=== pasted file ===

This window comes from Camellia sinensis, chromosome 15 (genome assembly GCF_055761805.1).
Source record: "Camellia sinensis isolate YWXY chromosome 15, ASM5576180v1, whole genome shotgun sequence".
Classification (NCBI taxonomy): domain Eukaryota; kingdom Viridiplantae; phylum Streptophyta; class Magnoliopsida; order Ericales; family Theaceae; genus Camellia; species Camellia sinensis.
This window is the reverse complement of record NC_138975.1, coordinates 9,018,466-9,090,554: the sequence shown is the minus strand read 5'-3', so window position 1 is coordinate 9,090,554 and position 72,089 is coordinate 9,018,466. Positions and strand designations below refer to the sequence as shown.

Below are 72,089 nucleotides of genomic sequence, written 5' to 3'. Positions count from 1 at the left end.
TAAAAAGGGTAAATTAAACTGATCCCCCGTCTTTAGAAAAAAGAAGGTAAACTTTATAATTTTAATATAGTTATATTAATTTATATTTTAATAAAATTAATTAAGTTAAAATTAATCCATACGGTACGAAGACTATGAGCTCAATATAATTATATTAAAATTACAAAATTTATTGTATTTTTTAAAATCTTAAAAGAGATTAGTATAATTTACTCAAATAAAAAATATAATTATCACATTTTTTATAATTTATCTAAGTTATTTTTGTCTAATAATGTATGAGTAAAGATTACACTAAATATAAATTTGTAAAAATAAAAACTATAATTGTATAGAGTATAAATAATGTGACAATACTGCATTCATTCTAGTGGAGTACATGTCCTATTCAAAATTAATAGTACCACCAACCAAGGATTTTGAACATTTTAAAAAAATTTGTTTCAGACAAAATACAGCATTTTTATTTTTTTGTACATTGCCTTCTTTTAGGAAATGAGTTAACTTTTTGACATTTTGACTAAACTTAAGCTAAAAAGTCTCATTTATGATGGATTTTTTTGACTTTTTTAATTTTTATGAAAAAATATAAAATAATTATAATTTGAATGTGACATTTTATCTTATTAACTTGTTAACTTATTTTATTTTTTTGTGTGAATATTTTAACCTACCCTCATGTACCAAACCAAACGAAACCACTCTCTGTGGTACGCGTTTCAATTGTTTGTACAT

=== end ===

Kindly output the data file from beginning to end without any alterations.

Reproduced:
This window comes from Camellia sinensis, chromosome 15 (genome assembly GCF_055761805.1).
Source record: "Camellia sinensis isolate YWXY chromosome 15, ASM5576180v1, whole genome shotgun sequence".
Classification (NCBI taxonomy): domain Eukaryota; kingdom Viridiplantae; phylum Streptophyta; class Magnoliopsida; order Ericales; family Theaceae; genus Camellia; species Camellia sinensis.
This window is the reverse complement of record NC_138975.1, coordinates 9,018,466-9,090,554: the sequence shown is the minus strand read 5'-3', so window position 1 is coordinate 9,090,554 and position 72,089 is coordinate 9,018,466. Positions and strand designations below refer to the sequence as shown.

Below are 72,089 nucleotides of genomic sequence, written 5' to 3'. Positions count from 1 at the left end.
TAAAAAGGGTAAATTAAACTGATCCCCCGTCTTTAGAAAAAAGAAGGTAAACTTTATAATTTTAATATAGTTATATTAATTTATATTTTAATAAAATTAATTAAGTTAAAATTAATCCATACGGTACGAAGACTATGAGCTCAATATAATTATATTAAAATTACAAAATTTATTGTATTTTTTAAAATCTTAAAAGAGATTAGTATAATTTACTCAAATAAAAAATATAATTATCACATTTTTTATAATTTATCTAAGTTATTTTTGTCTAATAATGTATGAGTAAAGATTACACTAAATATAAATTTGTAAAAATAAAAACTATAATTGTATAGAGTATAAATAATGTGACAATACTGCATTCATTCTAGTGGAGTACATGTCCTATTCAAAATTAATAGTACCACCAACCAAGGATTTTGAACATTTTAAAAAAATTTGTTTCAGACAAAATACAGCATTTTTATTTTTTTGTACATTGCCTTCTTTTAGGAAATGAGTTAACTTTTTGACATTTTGACTAAACTTAAGCTAAAAAGTCTCATTTATGATGGATTTTTTTGACTTTTTTAATTTTTATGAAAAAATATAAAATAATTATAATTTGAATGTGACATTTTATCTTATTAACTTGTTAACTTATTTTATTTTTTTGTGTGAATATTTTAACCTACCCTCATGTACCAAACCAAACGAAACCACTCTCTGTGGTACGCGTTTCAATTGTTTGTACAT